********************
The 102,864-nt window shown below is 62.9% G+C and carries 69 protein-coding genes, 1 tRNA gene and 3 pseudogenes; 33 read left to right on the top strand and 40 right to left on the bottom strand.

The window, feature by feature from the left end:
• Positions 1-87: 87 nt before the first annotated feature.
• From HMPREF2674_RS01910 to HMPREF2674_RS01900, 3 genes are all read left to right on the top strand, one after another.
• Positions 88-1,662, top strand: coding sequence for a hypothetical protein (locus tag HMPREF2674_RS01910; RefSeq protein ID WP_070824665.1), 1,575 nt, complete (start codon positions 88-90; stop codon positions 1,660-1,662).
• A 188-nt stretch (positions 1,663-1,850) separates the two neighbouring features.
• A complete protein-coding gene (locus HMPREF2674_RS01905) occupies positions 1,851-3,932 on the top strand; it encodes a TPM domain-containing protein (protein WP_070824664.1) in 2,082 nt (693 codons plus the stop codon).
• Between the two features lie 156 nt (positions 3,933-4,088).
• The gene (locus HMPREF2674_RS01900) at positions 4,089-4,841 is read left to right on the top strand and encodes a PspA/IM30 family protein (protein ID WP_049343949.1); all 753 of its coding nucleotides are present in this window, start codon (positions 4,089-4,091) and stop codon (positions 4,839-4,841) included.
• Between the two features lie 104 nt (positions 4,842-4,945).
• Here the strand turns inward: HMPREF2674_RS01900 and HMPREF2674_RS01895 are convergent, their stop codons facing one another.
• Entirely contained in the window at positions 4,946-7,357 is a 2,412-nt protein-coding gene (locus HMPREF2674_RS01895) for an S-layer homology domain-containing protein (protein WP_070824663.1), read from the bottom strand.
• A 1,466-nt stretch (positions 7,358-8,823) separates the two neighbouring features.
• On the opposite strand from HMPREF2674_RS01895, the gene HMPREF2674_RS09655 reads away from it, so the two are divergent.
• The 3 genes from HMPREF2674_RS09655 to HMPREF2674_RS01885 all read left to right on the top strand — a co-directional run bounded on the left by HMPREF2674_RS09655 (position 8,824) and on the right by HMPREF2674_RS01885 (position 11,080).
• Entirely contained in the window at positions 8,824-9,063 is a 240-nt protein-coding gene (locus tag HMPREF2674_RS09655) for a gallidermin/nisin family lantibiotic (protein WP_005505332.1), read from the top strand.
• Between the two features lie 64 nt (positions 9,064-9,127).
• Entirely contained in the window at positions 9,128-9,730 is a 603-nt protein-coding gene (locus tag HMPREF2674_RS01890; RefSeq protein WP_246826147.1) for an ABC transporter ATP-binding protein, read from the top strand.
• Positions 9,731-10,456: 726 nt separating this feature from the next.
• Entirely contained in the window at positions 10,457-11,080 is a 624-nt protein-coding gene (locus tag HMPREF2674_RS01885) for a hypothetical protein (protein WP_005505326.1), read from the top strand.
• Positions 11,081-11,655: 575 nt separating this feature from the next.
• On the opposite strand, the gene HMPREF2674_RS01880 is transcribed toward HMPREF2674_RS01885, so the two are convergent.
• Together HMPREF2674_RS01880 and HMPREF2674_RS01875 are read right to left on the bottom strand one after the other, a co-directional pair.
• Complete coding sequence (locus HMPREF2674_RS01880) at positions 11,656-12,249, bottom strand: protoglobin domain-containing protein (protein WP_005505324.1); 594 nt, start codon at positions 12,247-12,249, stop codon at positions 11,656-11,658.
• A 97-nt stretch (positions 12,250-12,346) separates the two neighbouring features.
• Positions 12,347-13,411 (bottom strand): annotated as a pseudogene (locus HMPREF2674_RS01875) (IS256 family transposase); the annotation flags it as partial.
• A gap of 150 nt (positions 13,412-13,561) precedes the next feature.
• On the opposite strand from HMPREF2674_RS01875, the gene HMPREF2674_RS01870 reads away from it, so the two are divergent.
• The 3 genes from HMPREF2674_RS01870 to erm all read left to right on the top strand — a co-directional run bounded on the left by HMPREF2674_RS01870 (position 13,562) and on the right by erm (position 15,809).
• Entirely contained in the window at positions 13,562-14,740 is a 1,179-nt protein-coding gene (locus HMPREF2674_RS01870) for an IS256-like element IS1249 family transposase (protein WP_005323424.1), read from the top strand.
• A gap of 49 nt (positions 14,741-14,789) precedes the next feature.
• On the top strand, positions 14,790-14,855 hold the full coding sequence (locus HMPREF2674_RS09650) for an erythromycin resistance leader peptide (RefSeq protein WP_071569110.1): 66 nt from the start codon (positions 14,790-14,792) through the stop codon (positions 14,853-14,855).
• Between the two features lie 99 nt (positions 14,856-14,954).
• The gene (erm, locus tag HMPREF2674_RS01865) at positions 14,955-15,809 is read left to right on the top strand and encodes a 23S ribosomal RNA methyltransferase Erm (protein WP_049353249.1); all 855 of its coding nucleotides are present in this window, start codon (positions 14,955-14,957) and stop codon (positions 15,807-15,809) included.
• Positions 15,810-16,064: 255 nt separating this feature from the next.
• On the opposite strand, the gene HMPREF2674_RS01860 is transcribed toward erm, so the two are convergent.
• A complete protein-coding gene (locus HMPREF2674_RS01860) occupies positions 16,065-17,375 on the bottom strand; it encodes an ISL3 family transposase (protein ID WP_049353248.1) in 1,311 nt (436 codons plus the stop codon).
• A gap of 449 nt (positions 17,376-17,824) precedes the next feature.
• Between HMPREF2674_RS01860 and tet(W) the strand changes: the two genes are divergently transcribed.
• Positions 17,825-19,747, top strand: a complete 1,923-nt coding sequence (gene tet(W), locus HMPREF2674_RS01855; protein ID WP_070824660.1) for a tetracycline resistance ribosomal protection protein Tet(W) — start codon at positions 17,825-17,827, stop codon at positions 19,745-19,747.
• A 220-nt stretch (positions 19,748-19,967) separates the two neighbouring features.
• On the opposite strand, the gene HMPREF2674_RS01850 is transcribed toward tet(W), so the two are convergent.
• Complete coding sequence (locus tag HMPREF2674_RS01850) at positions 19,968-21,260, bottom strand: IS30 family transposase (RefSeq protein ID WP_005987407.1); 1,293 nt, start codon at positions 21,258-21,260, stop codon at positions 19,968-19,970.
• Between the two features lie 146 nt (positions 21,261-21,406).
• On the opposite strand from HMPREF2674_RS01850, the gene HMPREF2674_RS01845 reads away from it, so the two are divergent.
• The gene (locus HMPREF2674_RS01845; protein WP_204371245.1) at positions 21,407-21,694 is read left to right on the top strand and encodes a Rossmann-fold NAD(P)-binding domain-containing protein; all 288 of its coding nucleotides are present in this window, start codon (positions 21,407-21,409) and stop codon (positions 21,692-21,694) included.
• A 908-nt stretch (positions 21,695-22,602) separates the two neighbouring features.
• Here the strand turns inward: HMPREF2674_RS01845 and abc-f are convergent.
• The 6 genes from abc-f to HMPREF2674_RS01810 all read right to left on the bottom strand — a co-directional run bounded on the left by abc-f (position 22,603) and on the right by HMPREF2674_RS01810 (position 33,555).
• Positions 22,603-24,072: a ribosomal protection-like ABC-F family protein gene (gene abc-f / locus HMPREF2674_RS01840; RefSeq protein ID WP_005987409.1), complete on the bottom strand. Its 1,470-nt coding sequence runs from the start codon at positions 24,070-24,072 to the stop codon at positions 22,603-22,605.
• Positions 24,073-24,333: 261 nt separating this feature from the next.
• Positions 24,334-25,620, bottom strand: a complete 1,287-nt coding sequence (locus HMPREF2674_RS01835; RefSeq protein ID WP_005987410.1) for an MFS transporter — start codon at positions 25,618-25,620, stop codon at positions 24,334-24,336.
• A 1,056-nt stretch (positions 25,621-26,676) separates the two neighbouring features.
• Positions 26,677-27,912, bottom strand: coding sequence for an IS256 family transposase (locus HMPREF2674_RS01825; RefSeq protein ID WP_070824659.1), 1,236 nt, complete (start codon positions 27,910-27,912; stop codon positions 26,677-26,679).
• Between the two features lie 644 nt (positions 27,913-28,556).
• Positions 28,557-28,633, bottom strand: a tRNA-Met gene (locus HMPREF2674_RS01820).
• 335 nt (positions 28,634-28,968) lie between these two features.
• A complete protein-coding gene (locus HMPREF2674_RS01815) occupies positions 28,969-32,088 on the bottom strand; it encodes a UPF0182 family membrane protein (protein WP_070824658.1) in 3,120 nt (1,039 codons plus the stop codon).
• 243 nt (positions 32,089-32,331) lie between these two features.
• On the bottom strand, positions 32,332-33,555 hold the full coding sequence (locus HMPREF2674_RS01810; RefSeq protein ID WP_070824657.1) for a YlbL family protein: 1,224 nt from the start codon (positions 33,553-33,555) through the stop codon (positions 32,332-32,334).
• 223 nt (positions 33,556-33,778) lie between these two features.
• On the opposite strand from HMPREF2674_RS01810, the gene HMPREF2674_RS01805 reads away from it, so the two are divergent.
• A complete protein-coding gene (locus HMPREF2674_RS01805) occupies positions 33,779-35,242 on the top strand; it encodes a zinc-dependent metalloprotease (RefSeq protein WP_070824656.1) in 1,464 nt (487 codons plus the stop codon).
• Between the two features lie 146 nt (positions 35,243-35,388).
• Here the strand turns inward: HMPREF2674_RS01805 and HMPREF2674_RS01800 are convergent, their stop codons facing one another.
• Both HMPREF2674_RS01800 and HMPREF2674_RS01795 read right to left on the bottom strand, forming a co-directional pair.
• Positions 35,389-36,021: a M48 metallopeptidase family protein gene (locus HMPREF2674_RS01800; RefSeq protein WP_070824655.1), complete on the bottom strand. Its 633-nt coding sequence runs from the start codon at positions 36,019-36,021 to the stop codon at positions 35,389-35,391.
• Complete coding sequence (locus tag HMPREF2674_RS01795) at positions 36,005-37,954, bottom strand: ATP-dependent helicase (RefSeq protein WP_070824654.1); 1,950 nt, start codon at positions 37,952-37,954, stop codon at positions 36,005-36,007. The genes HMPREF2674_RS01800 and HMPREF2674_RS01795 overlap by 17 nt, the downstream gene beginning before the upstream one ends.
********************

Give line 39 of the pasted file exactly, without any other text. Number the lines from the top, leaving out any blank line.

• Between HMPREF2674_RS01860 and tet(W) the strand changes: the two genes are divergently transcribed.